Meryl Streep and Jake Gyllenhaal Celebrate Sondheim

If you’re a musical theatre nerd, chances are you not only know the name Stephen Sondheim, but you downright worship him. The famed composer and lyricist is the talent behind musicals like Sweeney Todd and West Side Story, and recently celebrated two big milestones: the 50th anniversary of the opening of his musical Company and his 90th birthday.

To honor Sondheim, a number of talented folks who’ve appeared in his stage musicals and film adaptations teamed up for a virtual tribute concert called Take Me To The World: A Sondheim 90th Birthday CelebrationThe event aired this Sunday on and was hosted by Raúl Esparza. Well, sort of. Technical troubles hindered the beginning of the special, which started about an hour late and had no sound for Esparza’s intro. But once things took off, it was smooth sailing full of brilliant, memorable moments.

Stephen Schwartz, lyricist and composer on the hit musical Wicked, opened the program with a piano tribute to Sondheim; he played the intro to Follies, Sondheim’s 1971 Broadway musical which won seven Tony Awards in its heyday. It was a lovely way to kick off the virtual concert. Here are some of the other highlights from the show.

Broadway actress Sutton Foster performed “There Won’t Be Trumpets” from Anyone Can Whistle, which—as she noted in a mini intro—she first sang as a 15-year-old at an audition.

Though he didn’t sing, Victor Garber dropped by to tell a story about his role as Anthony in the original Broadway cast of Sweeney Todd: The Demon Barber of Fleet Street back in 1979. This was followed by a haunting and lovely performance of “Johanna” from the same musical, as done by Katrina Lenk, who last appeared in a revival of Company as a gender-flipped Bobbie.

Victor Garber appears in a virtual concert tribute for Stephen

Another exciting little tidbit we got in the tribute concert was a performance by Beanie Feldstein and Ben Platt. They sang “It Takes Two” from Into the Woods. The real-life best friends will appear in Richard Linklater’s adaptation of another Sondheim musical, Merrily We Roll Along… in 20 years. Like Linklater’s Boyhood, he’s filming the movie with the same actors over the course of 20 years, the timeline covered in the musical. We’re glad we didn’t have to wait that long to hear these two sing Sondheim together, at least. (Another fun fact: Merrily We Roll Along is the musical Feldstein’s character performs in Lady Bird. Is Greta Gerwig a Sondheim prophet?)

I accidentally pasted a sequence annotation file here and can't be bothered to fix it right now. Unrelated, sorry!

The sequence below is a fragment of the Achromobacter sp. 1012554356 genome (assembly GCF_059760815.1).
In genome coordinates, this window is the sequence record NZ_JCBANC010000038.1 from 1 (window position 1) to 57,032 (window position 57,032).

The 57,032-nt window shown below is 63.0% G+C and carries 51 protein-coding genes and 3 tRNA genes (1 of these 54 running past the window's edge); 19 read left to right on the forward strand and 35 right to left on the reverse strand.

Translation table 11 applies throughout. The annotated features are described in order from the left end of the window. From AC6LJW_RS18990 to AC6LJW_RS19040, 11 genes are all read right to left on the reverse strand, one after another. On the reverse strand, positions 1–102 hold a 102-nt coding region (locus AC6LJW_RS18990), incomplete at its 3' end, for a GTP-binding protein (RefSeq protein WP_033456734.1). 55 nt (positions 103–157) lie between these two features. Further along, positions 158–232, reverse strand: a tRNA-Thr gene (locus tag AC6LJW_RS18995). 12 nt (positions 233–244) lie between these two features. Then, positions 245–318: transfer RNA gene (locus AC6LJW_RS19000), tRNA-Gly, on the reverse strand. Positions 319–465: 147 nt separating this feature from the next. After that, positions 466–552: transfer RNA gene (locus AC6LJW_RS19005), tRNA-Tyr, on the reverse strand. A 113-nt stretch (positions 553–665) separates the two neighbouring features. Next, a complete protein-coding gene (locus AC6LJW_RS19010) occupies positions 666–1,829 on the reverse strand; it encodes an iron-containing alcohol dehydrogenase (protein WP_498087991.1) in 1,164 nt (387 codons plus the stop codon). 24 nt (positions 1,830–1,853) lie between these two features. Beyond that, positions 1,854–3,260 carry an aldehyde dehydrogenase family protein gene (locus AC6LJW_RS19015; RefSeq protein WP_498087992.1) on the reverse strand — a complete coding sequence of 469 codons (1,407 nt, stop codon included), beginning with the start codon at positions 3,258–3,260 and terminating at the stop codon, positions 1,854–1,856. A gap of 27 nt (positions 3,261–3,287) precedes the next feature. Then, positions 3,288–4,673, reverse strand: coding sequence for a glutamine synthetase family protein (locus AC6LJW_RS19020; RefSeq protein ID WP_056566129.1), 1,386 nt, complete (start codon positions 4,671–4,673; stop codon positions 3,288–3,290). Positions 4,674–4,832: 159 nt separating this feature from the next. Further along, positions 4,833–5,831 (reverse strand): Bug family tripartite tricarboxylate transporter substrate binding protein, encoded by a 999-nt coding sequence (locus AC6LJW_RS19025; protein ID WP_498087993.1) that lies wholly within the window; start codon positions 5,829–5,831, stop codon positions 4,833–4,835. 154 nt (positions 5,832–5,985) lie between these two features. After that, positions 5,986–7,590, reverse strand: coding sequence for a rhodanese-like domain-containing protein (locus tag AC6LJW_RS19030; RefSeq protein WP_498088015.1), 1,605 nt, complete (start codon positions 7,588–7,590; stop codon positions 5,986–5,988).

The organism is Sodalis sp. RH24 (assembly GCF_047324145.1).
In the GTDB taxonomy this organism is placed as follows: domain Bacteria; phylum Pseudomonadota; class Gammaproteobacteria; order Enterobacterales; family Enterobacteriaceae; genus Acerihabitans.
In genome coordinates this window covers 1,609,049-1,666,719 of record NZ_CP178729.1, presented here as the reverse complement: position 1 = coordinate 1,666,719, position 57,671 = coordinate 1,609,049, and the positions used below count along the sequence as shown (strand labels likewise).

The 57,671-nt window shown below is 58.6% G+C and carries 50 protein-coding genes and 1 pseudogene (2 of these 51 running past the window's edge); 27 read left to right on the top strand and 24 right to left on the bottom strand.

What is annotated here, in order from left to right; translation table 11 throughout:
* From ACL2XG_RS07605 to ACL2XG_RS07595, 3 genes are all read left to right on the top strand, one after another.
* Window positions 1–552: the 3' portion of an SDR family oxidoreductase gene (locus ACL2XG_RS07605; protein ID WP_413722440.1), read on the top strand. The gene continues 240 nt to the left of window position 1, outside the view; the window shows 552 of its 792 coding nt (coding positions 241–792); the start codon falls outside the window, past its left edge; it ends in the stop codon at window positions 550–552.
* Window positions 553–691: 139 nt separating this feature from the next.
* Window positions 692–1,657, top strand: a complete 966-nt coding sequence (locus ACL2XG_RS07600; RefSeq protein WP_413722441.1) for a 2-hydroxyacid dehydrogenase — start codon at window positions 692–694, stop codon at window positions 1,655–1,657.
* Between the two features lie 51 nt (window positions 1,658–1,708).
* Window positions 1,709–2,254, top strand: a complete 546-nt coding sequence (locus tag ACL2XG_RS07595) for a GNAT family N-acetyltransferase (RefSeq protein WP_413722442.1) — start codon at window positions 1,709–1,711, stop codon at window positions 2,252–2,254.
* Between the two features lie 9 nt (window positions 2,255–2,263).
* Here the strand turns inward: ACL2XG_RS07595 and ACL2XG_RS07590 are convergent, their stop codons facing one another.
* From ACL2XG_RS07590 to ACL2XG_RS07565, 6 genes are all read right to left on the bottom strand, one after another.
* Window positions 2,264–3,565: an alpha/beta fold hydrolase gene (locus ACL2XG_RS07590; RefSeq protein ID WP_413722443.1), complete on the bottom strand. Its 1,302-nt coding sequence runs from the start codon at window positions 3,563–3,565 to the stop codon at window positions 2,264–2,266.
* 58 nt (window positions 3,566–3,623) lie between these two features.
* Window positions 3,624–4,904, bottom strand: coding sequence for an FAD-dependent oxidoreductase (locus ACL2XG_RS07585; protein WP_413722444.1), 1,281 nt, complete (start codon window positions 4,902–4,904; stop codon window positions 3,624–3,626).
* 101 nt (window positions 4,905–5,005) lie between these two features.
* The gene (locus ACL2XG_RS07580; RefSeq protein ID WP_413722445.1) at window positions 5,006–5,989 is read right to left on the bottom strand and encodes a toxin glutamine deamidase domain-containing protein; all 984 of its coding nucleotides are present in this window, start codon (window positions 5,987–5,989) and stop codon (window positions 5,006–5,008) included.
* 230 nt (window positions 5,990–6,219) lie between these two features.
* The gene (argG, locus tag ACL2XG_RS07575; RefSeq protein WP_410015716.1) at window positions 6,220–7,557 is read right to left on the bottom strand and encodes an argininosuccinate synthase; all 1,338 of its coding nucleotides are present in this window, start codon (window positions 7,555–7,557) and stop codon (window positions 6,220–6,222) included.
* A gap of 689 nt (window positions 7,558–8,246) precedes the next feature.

Beloved musical theatre actor Mandy Patinkin turned up to perform “Lesson #8” from Sunday in the Park with George. And, appropriately, he sang the song in a park with his dog.

The special also included appearances and performances from Steven Spielberg (whose next film project is an adaptation of West Side Story), Aaron Tveit, Lin-Manuel Miranda, Laura Benanti, Nathan Lane, Josh Groban, and a beautiful performance of a lesser-known Sondheim tune, “The Flag Song,” which was cut from the final stage version of Assassins. Brian Stokes Mitchell sang the deep-cut, a remarkable feat given he was recently diagnosed with COVID-19. (He has since made a full recovery.)

There are a few performances most people are talking about today. The first, a minor miracle: a rendition of “The Ladies Who Lunch” from Company by Christine Baranski, Meryl Streep, and Audra McDonald. If ever a performance were to break Broadway Twitter, it’d be this. Even better? Each lady poured and drank an adult beverage of their choice.

Meryl Streep shakes a martini during a tribute to

We could listen to Meryl Streep shake a martini for the rest of forever. Unlike the other performances in the special, this one didn’t announce who was performing the song beforehand, so each time another famous face showed up, it was a total surprise. The best surprise, we’d say.

We also loved seeing Jake Gyllenhaal show up with Broadway actress Annaleigh Ashford to perform “Move On” from Sunday in the Park with George. The two co-starred in a revival of the Sondheim musical in 2017. Gyllenhaal has apparently been growing out his hair in quarantine, and we’re not mad about it.

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Overall, despite the delay, the two-and-a-half-hour tribute concert was a huge success and one of our favorite things to come out of quarantine so far. It was a treat for musical theatre fans and a great way to escape from the stress we’re all under and just soak in some music from some of the most talented people alive. A nice bonus: the concert was also a fundraiser for  Artists Striving to End Poverty (ASTEP), an organization that connects performing artists to youth from underserved communities.

You can watch the full version of Take Me To The World: A Sondheim 90th Birthday Celebration below.

 Featured Image: on YouTube 

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